Mikhail Gorbachev Reports on the Trilateral Commission
During the significant changes that were brewing in the Soviet Union and Eastern Europe in the 1980s, Mikhail Gorbachev (leader of the Soviet Union) met with members of the Trilateral Commission, a nongovernmental organization founded in 1973 by private citizens of Japan, North America, and Europe to foster mutual understanding and cooperation. In these notes from a Politburo meeting in January 1989, Gorbachev points to some of the questions and concerns that arose in his meeting with the former U.S. Secretary of State Henry Kissinger, the former president of France Valery Giscard d'Estaing, and the former Japanese prime minister, Yasuhiro Nakasone, all of who continued their involvement in foreign affairs and policies through this international commission. These notes show recognition on the part of these leaders that the Soviet Union and Eastern Europe were on the verge of a new relationship with each other and with the rest of the world. Gorbachev acknowledges that Eastern European countries might break away from the Soviet Union, and points to the importance of working with these countries on economic and political reforms to avoid this break.
Anatoly Chernyaev, Notes from the Politburo Meeting, 21 January 1989, trans. Svetlana Savranskaya, The Archive of the Gorbachev Foundation, Cold War International History Project, Virtual Archive, CWIHP (accessed May 14, 2008).
...It [the Trilateral Commission] is interested in everything that is going on, especially in our country.... I would emphasize two issues. First is how you—meaning we, the Soviet Union—are going to integrate into the world economy?... Second issue. They are coming to the conclusion that the biggest fights of perestroika are still ahead of us....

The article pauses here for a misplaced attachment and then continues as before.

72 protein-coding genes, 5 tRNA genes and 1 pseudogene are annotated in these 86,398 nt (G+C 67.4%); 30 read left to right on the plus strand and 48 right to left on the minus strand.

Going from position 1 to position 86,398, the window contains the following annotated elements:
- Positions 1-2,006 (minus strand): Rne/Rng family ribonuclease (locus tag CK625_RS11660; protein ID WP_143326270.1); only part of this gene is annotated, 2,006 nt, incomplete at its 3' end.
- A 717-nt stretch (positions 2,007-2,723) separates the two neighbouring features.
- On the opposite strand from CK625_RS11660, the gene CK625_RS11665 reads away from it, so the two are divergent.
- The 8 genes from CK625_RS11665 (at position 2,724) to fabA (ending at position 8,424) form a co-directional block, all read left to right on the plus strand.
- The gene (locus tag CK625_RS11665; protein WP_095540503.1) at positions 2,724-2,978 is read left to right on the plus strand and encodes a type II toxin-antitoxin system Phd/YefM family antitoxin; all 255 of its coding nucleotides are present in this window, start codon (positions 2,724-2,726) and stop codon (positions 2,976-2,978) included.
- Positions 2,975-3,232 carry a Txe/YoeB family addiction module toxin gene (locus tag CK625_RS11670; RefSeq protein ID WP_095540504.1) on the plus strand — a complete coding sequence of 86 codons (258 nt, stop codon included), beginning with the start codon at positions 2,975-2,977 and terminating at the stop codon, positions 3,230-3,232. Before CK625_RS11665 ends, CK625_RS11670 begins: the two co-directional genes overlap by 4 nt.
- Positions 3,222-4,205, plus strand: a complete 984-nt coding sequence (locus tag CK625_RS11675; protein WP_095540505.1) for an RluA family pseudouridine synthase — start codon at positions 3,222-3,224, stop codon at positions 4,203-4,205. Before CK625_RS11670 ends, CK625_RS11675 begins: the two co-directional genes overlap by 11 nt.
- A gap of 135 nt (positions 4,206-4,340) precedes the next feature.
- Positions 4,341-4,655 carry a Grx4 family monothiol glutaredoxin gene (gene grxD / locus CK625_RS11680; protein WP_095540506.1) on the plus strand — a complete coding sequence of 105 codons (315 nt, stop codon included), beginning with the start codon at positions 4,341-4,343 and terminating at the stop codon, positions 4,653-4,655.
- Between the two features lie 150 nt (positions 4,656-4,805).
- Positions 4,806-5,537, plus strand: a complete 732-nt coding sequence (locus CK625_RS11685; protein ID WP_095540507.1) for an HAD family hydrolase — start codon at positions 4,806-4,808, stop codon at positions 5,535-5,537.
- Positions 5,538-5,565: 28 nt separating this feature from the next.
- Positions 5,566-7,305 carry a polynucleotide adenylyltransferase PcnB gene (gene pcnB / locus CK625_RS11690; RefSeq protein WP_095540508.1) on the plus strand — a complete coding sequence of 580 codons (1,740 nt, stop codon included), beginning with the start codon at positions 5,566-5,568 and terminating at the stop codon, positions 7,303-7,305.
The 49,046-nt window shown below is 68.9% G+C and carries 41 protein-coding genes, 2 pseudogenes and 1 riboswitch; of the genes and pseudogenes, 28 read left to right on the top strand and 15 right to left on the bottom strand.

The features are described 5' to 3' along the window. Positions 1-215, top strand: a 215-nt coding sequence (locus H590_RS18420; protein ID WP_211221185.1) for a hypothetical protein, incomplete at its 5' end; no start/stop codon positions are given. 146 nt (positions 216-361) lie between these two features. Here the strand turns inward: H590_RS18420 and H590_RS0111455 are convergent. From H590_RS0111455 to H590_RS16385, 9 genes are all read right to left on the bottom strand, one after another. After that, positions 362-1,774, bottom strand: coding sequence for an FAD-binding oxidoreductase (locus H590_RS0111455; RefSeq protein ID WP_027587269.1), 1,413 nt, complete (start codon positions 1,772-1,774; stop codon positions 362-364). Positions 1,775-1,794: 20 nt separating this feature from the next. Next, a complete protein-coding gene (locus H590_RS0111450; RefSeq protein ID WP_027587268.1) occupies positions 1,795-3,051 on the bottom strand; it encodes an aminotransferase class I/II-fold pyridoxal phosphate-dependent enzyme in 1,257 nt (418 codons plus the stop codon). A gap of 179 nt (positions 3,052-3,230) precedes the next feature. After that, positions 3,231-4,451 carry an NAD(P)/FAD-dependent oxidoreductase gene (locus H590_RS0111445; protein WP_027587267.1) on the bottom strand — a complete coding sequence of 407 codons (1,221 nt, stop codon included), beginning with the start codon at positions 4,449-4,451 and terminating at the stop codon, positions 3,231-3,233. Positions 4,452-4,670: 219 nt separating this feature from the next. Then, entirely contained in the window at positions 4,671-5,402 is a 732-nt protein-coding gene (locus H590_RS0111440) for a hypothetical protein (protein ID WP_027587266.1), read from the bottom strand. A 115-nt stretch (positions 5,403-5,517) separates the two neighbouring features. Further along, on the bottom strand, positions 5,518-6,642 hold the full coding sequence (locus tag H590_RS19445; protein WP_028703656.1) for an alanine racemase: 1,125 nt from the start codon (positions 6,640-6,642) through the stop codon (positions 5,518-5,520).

Kisa [Kissinger] ... asked me a direct question: How are you going to react if Eastern Europe wants to join the EC [European Community]?... They know that our friends are already knocking on the door. And we should also look at what processes are going on there now--the economic and the political--and where are they drifting.... The roads of our development will be very diverse, while we will preserve our commonality. We need a mechanism that would ensure our mutual understanding and interaction. There will be a lot of political, economic, and military-political questions.
... Comrades, we are on the eve of very serious things. Because we cannot give them [Eastern European countries] more than we are giving them now.... If we do not deal with that, there will be a split, and they will run away.
... Before it [a Trilateral Commission meeting], we should work this out--what can we give to our friends, and compare it with what the West can give them.... The peoples of those countries will ask: what about the CPSU, what kind of leash will it use to keep our countries in? They simply do not know that if they pulled this leash stronger, it would break....
...My impression from the meeting with the Trilateral Commission is the following: they understood in the West that the world needs a peaceful breathing spell--from the arms race, from the nuclear psychosis--as much as we need it. However, we need to know it all in detail in order not to make mistakes. They want to channel the processes in such a way as to limit as much as possible our influence on the world situation, they are trying to seize the initiative from us, present criteria of trust as tests: if the Soviet Union would not want to agree to something, we would act in a way to gain more points.